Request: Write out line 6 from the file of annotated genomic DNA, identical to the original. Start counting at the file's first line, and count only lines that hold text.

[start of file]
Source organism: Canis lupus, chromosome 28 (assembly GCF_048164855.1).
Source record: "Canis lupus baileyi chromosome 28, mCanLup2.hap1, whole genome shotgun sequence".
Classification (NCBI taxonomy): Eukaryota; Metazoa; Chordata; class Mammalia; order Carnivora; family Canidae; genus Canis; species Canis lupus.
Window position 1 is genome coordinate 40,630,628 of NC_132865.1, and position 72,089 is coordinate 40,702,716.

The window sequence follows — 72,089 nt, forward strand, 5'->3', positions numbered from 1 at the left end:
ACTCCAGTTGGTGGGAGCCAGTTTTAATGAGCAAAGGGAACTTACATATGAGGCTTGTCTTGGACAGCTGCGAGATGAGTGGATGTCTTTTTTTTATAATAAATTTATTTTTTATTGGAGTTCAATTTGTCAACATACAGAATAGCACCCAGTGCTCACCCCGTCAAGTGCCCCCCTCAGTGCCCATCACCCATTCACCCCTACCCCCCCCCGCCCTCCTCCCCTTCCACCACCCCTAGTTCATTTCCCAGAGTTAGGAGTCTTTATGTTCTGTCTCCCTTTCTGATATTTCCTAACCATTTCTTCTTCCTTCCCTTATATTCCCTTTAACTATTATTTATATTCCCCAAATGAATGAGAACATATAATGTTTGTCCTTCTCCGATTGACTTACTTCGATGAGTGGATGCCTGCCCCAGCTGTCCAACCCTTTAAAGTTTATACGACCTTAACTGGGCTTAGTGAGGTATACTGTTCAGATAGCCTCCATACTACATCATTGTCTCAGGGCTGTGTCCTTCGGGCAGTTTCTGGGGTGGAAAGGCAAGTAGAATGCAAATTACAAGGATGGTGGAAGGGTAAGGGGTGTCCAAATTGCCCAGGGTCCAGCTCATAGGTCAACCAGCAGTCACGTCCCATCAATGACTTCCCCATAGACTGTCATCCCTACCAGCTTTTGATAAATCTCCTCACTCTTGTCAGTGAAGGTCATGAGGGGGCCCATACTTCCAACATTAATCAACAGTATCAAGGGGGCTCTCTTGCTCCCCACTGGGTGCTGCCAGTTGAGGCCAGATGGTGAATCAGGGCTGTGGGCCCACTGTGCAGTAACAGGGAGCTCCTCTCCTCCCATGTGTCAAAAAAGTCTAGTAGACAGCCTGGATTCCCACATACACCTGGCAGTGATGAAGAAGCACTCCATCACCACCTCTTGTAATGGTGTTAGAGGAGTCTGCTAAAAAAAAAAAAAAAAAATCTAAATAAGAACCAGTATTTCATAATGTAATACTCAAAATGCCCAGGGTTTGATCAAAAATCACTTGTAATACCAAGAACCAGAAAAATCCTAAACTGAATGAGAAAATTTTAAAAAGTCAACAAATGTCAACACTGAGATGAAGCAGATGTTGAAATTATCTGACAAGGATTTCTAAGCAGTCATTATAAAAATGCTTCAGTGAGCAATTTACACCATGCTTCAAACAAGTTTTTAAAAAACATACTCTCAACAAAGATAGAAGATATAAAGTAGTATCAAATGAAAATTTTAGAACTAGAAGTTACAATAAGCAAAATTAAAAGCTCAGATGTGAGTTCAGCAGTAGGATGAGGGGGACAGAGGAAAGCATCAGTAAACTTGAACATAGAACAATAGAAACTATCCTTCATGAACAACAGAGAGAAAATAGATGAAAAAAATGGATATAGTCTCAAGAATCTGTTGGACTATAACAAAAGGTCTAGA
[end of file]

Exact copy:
ACTCCAGTTGGTGGGAGCCAGTTTTAATGAGCAAAGGGAACTTACATATGAGGCTTGTCTTGGACAGCTGCGAGATGAGTGGATGTCTTTTTTTTATAATAAATTTATTTTTTATTGGAGTTCAATTTGTCAACATACAGAATAGCACCCAGTGCTCACCCCGTCAAGTGCCCCCCTCAGTGCCCATCACCCATTCACCCCTACCCCCCCCCGCCCTCCTCCCCTTCCACCACCCCTAGTTCATTTCCCAGAGTTAGGAGTCTTTATGTTCTGTCTCCCTTTCTGATATTTCCTAACCATTTCTTCTTCCTTCCCTTATATTCCCTTTAACTATTATTTATATTCCCCAAATGAATGAGAACATATAATGTTTGTCCTTCTCCGATTGACTTACTTCGATGAGTGGATGCCTGCCCCAGCTGTCCAACCCTTTAAAGTTTATACGACCTTAACTGGGCTTAGTGAGGTATACTGTTCAGATAGCCTCCATACTACATCATTGTCTCAGGGCTGTGTCCTTCGGGCAGTTTCTGGGGTGGAAAGGCAAGTAGAATGCAAATTACAAGGATGGTGGAAGGGTAAGGGGTGTCCAAATTGCCCAGGGTCCAGCTCATAGGTCAACCAGCAGTCACGTCCCATCAATGACTTCCCCATAGACTGTCATCCCTACCAGCTTTTGATAAATCTCCTCACTCTTGTCAGTGAAGGTCATGAGGGGGCCCATACTTCCAACATTAATCAACAGTATCAAGGGGGCTCTCTTGCTCCCCACTGGGTGCTGCCAGTTGAGGCCAGATGGTGAATCAGGGCTGTGGGCCCACTGTGCAGTAACAGGGAGCTCCTCTCCTCCCATGTGTCAAAAAAGTCTAGTAGACAGCCTGGATTCCCACATACACCTGGCAGTGATGAAGAAGCACTCCATCACCACCTCTTGTAATGGTGTTAGAGGAGTCTGCTAAAAAAAAAAAAAAAAAATCTAAATAAGAACCAGTATTTCATAATGTAATACTCAAAATGCCCAGGGTTTGATCAAAAATCACTTGTAATACCAAGAACCAGAAAAATCCTAAACTGAATGAGAAAATTTTAAAAAGTCAACAAATGTCAACACTGAGATGAAGCAGATGTTGAAATTATCTGACAAGGATTTCTAAGCAGTCATTATAAAAATGCTTCAGTGAGCAATTTACACCATGCTTCAAACAAGTTTTTAAAAAACATACTCTCAACAAAGATAGAAGATATAAAGTAGTATCAAATGAAAATTTTAGAACTAGAAGTTACAATAAGCAAAATTAAAAGCTCAGATGTGAGTTCAGCAGTAGGATGAGGGGGACAGAGGAAAGCATCAGTAAACTTGAACATAGAACAATAGAAACTATCCTTCATGAACAACAGAGAGAAAATAGATGAAAAAAATGGATATAGTCTCAAGAATCTGTTGGACTATAACAAAAGGTCTAGA